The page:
Millennial Households Are Down but Not Out
Falling unemployment and rising wages are poised to stimulate household formation among younger adults.
Younger adults were hit harder by the global financial crisis than any other age group, and their circumstances have been slowest to improve. Household formation among younger adults has been correspondingly weak postcrisis and explains much of the slow pace of the housing recovery. We estimate as many as 2 million households were "postponed" among the 25-39 age group since 2006.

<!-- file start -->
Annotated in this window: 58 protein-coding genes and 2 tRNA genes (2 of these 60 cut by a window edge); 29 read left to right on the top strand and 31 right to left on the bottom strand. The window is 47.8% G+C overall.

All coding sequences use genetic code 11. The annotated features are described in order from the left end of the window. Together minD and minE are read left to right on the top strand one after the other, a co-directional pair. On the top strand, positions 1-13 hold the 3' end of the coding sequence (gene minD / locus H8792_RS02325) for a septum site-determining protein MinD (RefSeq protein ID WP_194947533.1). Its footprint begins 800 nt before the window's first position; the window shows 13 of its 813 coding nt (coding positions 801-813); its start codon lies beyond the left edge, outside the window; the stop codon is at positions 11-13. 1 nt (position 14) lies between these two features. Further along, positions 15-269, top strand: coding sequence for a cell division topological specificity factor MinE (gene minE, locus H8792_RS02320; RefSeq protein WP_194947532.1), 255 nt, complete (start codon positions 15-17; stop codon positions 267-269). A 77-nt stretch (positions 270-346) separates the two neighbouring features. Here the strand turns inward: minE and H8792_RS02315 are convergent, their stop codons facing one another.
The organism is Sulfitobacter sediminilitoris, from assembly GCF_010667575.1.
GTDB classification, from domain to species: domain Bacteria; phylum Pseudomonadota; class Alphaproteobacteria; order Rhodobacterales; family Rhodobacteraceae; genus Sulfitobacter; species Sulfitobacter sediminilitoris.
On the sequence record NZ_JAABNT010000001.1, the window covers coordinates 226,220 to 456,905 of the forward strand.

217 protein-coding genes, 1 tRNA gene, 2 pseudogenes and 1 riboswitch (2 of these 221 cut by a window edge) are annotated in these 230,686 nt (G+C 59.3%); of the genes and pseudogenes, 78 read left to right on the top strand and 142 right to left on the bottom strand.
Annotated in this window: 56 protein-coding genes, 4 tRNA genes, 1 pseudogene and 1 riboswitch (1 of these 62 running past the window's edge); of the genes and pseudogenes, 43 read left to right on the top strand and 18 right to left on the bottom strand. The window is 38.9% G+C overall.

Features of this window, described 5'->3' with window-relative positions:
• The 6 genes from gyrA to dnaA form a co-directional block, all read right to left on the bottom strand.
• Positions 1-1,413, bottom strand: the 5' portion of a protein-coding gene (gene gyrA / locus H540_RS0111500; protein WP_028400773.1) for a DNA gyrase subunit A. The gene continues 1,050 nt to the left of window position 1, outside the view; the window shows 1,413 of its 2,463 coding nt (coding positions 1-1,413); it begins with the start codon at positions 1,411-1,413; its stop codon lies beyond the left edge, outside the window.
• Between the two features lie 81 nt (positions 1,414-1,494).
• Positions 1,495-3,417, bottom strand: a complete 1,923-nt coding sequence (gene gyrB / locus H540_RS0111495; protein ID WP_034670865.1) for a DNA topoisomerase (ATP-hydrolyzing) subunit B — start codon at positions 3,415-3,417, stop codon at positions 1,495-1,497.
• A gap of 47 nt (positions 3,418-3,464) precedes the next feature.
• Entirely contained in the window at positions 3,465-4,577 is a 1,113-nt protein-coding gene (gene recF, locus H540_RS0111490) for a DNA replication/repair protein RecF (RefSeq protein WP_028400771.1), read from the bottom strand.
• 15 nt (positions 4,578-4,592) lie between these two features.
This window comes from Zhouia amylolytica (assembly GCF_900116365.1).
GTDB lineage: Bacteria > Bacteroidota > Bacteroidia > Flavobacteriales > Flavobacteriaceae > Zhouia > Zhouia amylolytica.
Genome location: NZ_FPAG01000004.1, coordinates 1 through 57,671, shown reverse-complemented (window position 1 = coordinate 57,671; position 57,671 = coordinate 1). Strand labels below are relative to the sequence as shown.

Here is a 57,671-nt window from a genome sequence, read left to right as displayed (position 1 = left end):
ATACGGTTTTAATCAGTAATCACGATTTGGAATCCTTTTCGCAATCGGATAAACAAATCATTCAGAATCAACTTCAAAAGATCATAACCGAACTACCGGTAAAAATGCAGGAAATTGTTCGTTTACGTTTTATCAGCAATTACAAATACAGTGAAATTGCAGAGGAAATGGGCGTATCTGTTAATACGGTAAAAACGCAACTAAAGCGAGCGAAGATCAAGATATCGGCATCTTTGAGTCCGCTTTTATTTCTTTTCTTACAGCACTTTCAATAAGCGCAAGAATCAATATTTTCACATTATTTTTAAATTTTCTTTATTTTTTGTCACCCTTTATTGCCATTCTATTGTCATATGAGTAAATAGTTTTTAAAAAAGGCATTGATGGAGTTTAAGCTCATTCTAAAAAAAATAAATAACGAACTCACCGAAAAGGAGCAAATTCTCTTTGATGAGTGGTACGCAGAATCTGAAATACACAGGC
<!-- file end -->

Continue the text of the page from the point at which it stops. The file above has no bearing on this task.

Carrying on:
Recently, conditions have begun to improve for younger adults, setting the stage for stronger housing activity in the years to come. Labor markets have tightened since early 2015, catalyzing a significant and long-awaited rebound in inflation-adjusted wages for younger adults. With unemployment remarkably low, underemployed young workers are finding better job opportunities. Household formation among younger adults should accelerate, with a lag, as balance sheets are rebuilt. Rising mortgage rates are unlikely to prove an unsurmountable barrier to homeownership, nor do we see any evidence that millennials are meaningfully less inclined to own than prior generations. Meanwhile, new housing supply is changing to meet nascent millennial demand, as homebuilders’ mix shifts to affordable starter homes. We expect 2.25 million new households to be formed by those aged 25-39 through 2020, based on these conditions.